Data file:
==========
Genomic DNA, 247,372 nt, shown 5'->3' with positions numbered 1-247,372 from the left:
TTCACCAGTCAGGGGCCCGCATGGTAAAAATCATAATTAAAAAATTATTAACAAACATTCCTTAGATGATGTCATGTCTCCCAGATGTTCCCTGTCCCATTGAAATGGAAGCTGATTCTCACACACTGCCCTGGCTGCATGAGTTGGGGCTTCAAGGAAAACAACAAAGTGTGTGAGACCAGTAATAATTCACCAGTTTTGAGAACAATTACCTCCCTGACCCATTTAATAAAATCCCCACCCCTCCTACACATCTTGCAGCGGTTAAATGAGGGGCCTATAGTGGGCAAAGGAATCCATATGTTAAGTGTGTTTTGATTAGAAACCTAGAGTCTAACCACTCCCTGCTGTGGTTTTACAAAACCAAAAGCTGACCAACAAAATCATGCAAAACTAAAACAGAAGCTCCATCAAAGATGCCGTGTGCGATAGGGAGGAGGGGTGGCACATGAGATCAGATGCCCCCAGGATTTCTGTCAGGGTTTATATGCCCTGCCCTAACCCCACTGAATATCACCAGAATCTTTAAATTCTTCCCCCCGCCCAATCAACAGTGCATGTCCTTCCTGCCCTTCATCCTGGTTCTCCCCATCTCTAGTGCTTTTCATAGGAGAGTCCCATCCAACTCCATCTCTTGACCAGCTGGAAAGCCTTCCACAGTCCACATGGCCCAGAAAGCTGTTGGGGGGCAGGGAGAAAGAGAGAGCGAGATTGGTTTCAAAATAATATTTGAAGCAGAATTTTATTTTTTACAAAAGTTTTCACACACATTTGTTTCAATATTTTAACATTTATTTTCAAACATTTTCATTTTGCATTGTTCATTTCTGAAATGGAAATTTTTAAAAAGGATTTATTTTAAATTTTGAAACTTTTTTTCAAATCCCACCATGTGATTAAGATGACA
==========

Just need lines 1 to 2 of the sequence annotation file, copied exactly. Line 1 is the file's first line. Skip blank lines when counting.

Genomic DNA, 247,372 nt, shown 5'->3' with positions numbered 1-247,372 from the left:
TTCACCAGTCAGGGGCCCGCATGGTAAAAATCATAATTAAAAAATTATTAACAAACATTCCTTAGATGATGTCATGTCTCCCAGATGTTCCCTGTCCCATTGAAATGGAAGCTGATTCTCACACACTGCCCTGGCTGCATGAGTTGGGGCTTCAAGGAAAACAACAAAGTGTGTGAGACCAGTAATAATTCACCAGTTTTGAGAACAATTACCTCCCTGACCCATTTAATAAAATCCCCACCCCTCCTACACATCTTGCAGCGGTTAAATGAGGGGCCTATAGTGGGCAAAGGAATCCATATGTTAAGTGTGTTTTGATTAGAAACCTAGAGTCTAACCACTCCCTGCTGTGGTTTTACAAAACCAAAAGCTGACCAACAAAATCATGCAAAACTAAAACAGAAGCTCCATCAAAGATGCCGTGTGCGATAGGGAGGAGGGGTGGCACATGAGATCAGATGCCCCCAGGATTTCTGTCAGGGTTTATATGCCCTGCCCTAACCCCACTGAATATCACCAGAATCTTTAAATTCTTCCCCCCGCCCAATCAACAGTGCATGTCCTTCCTGCCCTTCATCCTGGTTCTCCCCATCTCTAGTGCTTTTCATAGGAGAGTCCCATCCAACTCCATCTCTTGACCAGCTGGAAAGCCTTCCACAGTCCACATGGCCCAGAAAGCTGTTGGGGGGCAGGGAGAAAGAGAGAGCGAGATTGGTTTCAAAATAATATTTGAAGCAGAATTTTATTTTTTACAAAAGTTTTCACACACATTTGTTTCAATATTTTAACATTTATTTTCAAACATTTTCATTTTGCATTGTTCATTTCTGAAATGGAAATTTTTAAAAAGGATTTATTTTAAATTTTGAAACTTTTTTTCAAATCCCACCATGTGATTAAGATGACA